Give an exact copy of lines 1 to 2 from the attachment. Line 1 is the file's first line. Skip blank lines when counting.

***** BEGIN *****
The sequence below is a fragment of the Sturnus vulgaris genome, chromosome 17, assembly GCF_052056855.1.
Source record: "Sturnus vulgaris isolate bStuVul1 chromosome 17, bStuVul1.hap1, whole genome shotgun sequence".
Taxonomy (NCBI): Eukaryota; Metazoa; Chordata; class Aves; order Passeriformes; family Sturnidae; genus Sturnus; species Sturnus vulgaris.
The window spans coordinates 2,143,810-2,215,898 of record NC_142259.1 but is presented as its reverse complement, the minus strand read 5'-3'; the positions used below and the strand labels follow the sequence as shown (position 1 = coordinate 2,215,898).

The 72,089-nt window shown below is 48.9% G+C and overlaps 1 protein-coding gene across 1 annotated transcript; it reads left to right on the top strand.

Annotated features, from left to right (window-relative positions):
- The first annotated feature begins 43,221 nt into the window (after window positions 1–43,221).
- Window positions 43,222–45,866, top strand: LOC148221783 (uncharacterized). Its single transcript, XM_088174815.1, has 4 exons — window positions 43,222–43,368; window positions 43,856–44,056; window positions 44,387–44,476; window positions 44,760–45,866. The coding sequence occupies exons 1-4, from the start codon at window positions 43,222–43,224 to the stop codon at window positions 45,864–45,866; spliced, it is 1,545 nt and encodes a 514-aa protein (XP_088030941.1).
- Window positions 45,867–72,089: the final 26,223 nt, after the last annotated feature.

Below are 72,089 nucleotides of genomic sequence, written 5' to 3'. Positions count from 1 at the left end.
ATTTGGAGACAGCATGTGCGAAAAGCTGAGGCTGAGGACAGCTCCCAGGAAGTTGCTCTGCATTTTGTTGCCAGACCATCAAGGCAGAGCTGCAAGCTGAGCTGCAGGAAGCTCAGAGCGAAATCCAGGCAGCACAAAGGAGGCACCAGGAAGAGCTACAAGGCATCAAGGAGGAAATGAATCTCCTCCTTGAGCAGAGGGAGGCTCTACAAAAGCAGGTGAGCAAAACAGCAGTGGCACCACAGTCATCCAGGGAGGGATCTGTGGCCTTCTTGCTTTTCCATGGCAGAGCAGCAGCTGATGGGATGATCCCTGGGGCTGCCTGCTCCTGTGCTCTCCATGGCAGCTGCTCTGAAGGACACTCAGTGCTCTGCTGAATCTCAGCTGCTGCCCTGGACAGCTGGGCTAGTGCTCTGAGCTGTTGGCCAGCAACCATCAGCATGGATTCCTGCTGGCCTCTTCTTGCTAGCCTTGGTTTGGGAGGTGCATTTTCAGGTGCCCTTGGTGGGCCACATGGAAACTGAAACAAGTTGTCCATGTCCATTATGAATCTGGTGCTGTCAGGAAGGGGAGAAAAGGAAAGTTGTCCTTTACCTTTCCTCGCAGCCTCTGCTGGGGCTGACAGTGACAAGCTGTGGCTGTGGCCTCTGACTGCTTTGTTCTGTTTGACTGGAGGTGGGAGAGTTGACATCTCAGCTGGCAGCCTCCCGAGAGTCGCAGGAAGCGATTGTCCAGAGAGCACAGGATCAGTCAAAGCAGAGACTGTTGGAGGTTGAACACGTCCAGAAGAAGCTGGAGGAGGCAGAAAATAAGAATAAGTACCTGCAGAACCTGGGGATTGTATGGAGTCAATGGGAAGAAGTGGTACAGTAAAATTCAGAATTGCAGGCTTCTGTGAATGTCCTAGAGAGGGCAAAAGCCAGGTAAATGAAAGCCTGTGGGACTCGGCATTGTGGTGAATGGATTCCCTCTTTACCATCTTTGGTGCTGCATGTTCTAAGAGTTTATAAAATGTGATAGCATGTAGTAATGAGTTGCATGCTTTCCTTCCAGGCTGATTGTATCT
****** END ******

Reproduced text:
The sequence below is a fragment of the Sturnus vulgaris genome, chromosome 17, assembly GCF_052056855.1.
Source record: "Sturnus vulgaris isolate bStuVul1 chromosome 17, bStuVul1.hap1, whole genome shotgun sequence".